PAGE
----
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WISEST and Bletchley Park on VE Day

Both my parents are with me today. An Ottawa man who has spent a great deal of time chronicling the history of the codebreakers of Bletchley Park, who interviewed my mother and made sure she received the Bletchley medal, sent me this today, dedicated to the veterans of Bletchley in honour of V.E. Day:

I look for Mum among the photos of young women inputting code and imagine her listening to these VE Day letters. Weeping for joy, for sure, a habit she passed on to me, though it meant the imminent end of her job. I wonder if she was thinking at all of my dad, perhaps the favourite of her wartime boyfriends, stationed with an American army MASH unit somewhere in eastern France. What a glorious day for them all. Thanks and all praise to the coalition, including so many Canadians, whose bravery defeated the very definition of evil.

And then the man who was President of the University of Alberta when my dad was the Vice-President Research through the eighties sent me this, about WISEST, Women in Scholarship, Engineering, Science, and Technology, founded by my father in 1982 to encourage women and girls to enter these male-dominated fields. It has just won a citizenship award.

Dad came late to feminism, but then he jumped right in. Very proud of them both.

Nothing much to report, which is wonderful for a change. Lost pounds are coming back. The difficult situation is not resolved but looks like it will definitely get there, all I ask at this point. Yesterday, during aperitif, Monique invited Deborah to join us; she’s a lawyer who has lived right across the street since 2004 and to whom I’ve never spoken. So thanks to Covid we’re getting to know our neighbours. Today, line-dancing with Gina and my Friday Zoom chat with Judy in Vancouver, who was cruel enough to swivel her camera so I could see her phenomenal view of ocean and mountains and spring. Here they’re talking about a polar vortex with possible snow, though so far, it’s just chilly. We can live with chilly. Though it is indeed really, really chilly.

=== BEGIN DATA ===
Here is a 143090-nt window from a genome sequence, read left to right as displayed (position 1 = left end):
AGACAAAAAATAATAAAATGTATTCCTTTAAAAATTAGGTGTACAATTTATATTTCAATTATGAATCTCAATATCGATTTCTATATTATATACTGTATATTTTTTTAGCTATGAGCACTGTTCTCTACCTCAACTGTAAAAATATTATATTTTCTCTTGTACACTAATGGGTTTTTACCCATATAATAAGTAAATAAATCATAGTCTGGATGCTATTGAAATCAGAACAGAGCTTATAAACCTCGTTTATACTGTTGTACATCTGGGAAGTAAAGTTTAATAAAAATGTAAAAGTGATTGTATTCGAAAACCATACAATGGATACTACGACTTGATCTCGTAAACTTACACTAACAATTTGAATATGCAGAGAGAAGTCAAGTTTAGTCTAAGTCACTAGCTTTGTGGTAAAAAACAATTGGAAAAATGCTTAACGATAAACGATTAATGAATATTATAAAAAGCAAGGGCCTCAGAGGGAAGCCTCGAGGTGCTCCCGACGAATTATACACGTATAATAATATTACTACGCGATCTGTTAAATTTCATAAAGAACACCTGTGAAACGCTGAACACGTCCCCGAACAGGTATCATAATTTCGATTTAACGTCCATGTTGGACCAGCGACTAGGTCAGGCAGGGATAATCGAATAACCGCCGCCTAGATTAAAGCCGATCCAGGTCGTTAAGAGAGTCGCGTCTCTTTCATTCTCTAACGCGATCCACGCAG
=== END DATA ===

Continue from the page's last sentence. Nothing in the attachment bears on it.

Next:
I did some writing work. I ate, drank, and read, stayed alive for another day and thought and wrote about my extraordinary parents. That will do.

And now, 7.30, time to go bang my tambourine in the street with Monique and Deborah and other neighbours. It doesn’t signal the end of a war, but it is a joyful noise.

And now to Google “How to cut your own bangs.”



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About Beth

I began keeping a journal at the age of nine. Nearly fifty years later, I started this online journal, sharing reflections, reviews, updates, and the occasional secret.

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